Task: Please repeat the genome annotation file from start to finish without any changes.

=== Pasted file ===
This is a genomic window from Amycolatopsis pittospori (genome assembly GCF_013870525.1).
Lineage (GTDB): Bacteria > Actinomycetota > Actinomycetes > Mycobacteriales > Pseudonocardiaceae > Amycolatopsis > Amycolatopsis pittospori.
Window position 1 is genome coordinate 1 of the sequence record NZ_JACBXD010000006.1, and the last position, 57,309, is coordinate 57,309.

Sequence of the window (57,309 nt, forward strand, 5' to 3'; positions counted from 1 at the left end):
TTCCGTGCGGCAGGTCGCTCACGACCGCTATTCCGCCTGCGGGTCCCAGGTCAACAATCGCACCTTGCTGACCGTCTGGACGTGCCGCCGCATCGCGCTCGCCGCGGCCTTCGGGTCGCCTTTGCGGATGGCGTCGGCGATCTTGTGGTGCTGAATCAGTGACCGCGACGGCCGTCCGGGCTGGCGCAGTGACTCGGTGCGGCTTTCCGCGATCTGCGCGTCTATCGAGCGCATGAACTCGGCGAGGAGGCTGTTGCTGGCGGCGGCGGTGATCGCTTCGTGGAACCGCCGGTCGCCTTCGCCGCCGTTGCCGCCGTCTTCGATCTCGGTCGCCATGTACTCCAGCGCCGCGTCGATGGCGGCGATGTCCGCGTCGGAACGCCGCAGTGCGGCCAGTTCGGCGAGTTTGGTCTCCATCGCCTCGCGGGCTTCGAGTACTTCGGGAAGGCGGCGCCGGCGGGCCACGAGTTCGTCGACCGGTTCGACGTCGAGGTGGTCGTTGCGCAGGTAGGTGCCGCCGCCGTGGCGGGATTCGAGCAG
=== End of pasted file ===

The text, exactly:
This is a genomic window from Amycolatopsis pittospori (genome assembly GCF_013870525.1).
Lineage (GTDB): Bacteria > Actinomycetota > Actinomycetes > Mycobacteriales > Pseudonocardiaceae > Amycolatopsis > Amycolatopsis pittospori.
Window position 1 is genome coordinate 1 of the sequence record NZ_JACBXD010000006.1, and the last position, 57,309, is coordinate 57,309.

Sequence of the window (57,309 nt, forward strand, 5' to 3'; positions counted from 1 at the left end):
TTCCGTGCGGCAGGTCGCTCACGACCGCTATTCCGCCTGCGGGTCCCAGGTCAACAATCGCACCTTGCTGACCGTCTGGACGTGCCGCCGCATCGCGCTCGCCGCGGCCTTCGGGTCGCCTTTGCGGATGGCGTCGGCGATCTTGTGGTGCTGAATCAGTGACCGCGACGGCCGTCCGGGCTGGCGCAGTGACTCGGTGCGGCTTTCCGCGATCTGCGCGTCTATCGAGCGCATGAACTCGGCGAGGAGGCTGTTGCTGGCGGCGGCGGTGATCGCTTCGTGGAACCGCCGGTCGCCTTCGCCGCCGTTGCCGCCGTCTTCGATCTCGGTCGCCATGTACTCCAGCGCCGCGTCGATGGCGGCGATGTCCGCGTCGGAACGCCGCAGTGCGGCCAGTTCGGCGAGTTTGGTCTCCATCGCCTCGCGGGCTTCGAGTACTTCGGGAAGGCGGCGCCGGCGGGCCACGAGTTCGTCGACCGGTTCGACGTCGAGGTGGTCGTTGCGCAGGTAGGTGCCGCCGCCGTGGCGGGATTCGAGCAG